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Ga. Republicans approach emerging border deal with caution

Georgia Republicans on Tuesday sounded cautious notes about an emerging agreement that would set aside new money for barriers on the southern border but provide billions less than what President Donald Trump had been seeking for a wall.

Congressman Tom Graves, R-Ranger, the only Georgia member of the bipartisan negotiating committee, indicated he had major reservations about the border security deal, which was announced late Monday. His concerns were echoed by at least one of his colleagues from the state. 

“I haven’t signed off on the reported ‘deal’ nor have I seen it. Based on the reports, I have concerns,” Graves tweeted early Tuesday. “Lots of questions too.” 

Republican leaders offered early praise of the hard-fought agreement, which would set aside nearly $1.4 billion to build 55 miles of new barriers and stave off a second government shutdown this year. But critical comments from Trump created a major uncertainty surrounding the compromise on Tuesday afternoon, even as he stopped short of a veto threat. 

“I am extremely unhappy with what the Democrats have given us,” Trump said ahead of a Cabinet meeting. He said he’s “adding things” to the compromise and that he “would hope” there would not be another shutdown showdown over the weekend. 

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Trump had initially requested $5.7 billion for more than 200 miles of new barriers along the southern border. 

Current funding for nine Cabinet-level departments expires on Friday evening.

Earlier in the day, Georgia U.S. Sen. David Perdue indicated he would wait to hear from Trump before announcing his position on the deal. But he offered some initial praise less than 24 hours after he returned from a trip to the southern border with colleague Steve Daines of Montana. 

"It's a start," the first-term Republican told the Atlanta Journal-Constitution and WSB-TV in a joint interview. "Right now, any type of support from a funding standpoint that will move us past this impasse I think is going to be received positively. The president's pretty much said that.” 

During the shutdown, Perdue had urged his close ally to hold strong for border money and policy changes that would close what he saw as loopholes in immigration law. The new border deal would not alter immigration statutes, according to media reports.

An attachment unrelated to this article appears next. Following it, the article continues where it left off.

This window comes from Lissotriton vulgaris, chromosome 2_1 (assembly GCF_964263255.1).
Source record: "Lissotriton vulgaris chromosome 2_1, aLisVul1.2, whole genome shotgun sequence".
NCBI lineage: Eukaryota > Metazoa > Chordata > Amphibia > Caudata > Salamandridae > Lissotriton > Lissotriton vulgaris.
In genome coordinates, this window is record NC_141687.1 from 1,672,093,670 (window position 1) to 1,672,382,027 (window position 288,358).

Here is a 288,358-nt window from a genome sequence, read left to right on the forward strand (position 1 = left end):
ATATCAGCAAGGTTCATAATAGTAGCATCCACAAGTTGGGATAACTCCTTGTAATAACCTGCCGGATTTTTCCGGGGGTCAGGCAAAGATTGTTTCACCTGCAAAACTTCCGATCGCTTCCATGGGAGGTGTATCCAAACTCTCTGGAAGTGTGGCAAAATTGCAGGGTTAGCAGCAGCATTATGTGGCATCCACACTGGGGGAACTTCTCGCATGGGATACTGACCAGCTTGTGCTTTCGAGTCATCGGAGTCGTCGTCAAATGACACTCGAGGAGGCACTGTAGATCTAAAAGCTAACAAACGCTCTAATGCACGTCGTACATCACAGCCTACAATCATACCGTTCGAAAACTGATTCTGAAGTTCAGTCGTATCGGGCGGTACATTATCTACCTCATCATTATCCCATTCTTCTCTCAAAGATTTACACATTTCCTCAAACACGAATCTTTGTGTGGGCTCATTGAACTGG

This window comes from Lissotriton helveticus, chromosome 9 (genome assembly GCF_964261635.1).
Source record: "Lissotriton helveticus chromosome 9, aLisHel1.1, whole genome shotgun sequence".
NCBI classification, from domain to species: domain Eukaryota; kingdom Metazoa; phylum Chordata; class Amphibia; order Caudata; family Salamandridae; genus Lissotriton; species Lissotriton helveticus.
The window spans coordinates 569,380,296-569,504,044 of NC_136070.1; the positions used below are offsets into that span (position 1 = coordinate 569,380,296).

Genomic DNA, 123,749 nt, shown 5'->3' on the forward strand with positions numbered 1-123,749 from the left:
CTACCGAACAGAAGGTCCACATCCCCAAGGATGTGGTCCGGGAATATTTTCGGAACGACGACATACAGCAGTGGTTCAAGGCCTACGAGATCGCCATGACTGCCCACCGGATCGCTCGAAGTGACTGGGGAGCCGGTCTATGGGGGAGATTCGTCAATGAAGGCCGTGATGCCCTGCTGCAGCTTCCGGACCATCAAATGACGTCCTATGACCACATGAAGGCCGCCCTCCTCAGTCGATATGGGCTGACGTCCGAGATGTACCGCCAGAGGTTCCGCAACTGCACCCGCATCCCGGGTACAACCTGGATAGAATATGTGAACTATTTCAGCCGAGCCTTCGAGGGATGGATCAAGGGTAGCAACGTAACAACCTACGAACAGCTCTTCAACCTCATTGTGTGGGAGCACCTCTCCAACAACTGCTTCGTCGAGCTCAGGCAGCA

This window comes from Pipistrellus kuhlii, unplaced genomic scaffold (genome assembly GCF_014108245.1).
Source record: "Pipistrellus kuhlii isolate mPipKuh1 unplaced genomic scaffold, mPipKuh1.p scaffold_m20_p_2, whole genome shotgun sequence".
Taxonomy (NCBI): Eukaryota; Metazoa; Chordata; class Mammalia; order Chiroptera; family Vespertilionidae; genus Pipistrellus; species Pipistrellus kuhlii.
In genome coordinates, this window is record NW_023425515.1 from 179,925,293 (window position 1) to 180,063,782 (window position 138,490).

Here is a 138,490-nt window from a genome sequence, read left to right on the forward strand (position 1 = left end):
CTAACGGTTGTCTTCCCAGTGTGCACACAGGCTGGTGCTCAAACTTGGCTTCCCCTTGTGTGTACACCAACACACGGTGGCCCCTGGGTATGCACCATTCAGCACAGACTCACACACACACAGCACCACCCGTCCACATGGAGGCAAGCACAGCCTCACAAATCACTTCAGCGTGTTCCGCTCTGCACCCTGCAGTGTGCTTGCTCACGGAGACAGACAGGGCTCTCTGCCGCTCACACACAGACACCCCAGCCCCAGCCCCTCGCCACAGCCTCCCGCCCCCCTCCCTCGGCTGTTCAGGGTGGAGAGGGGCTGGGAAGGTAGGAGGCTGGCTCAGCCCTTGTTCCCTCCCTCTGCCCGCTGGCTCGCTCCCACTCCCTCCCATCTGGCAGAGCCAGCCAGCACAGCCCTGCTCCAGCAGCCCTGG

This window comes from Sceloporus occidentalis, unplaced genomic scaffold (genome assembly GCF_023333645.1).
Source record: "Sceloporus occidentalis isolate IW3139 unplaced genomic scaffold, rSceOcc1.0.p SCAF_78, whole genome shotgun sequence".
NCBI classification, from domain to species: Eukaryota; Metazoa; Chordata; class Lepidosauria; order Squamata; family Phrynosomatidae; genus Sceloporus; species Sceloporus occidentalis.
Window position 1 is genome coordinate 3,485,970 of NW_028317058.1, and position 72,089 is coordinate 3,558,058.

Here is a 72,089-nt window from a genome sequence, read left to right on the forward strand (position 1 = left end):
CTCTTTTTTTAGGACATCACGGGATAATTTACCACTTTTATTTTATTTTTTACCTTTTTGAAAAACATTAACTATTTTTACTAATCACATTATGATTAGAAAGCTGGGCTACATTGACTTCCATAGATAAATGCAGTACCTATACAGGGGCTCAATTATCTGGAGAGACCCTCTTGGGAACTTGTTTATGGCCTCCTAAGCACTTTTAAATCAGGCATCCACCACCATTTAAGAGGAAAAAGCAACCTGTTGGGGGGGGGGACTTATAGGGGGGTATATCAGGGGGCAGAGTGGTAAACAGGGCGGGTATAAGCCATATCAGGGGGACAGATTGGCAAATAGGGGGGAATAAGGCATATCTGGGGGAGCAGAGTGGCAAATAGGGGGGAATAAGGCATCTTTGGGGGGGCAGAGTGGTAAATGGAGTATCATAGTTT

Amanda Maddox, a spokeswoman for U.S. Sen. Johnny Isakson, said the Republican was “inclined to support” the deal but was waiting to see details before making a final decision. 

Most local Democrats remained hush-hush about the proposal but were seen as likely to ultimately support it. 

Text of the deal was expected to be released on Wednesday. 

Several conservative groups slammed the agreement as insufficient, and at least one Georgia Republican indicated he was likely to reject it. 

“Still waiting on final text, but based on reports, this tentative 'deal' leaves a lot to be desired to secure the border," tweeted U.S. Rep. Jody Hice, R-Monroe, a member of the House Freedom Caucus. He said he was “glad” Trump had other executive actions “in his arsenal to #BuildTheWall.”

Trump continued to defend his ability to declare a national emergency to secure border money on  Tuesday, and advisers floated the prospect of him diverting some military construction funding even without an emergency designation. 

Perdue, who previously backed Trump up on emergency declarations, said he hoped the course of action was an “unnecessary hypothetical.” 

"I think we're at a point now where both sides can say 'look, we didn't get everything we wanted, but we got a deal, we got a compromise here,'” he said. “That's what America wants."

Wall funding was not the only issue that prompted criticism from local legislators. Maddox said Isakson was disappointed by initial reporting that the agreement did not include emergency money for victims of recent natural disasters, a major priority of the Georgia delegation after Hurricane Michael. 

The Associated Press contributed to this article. 

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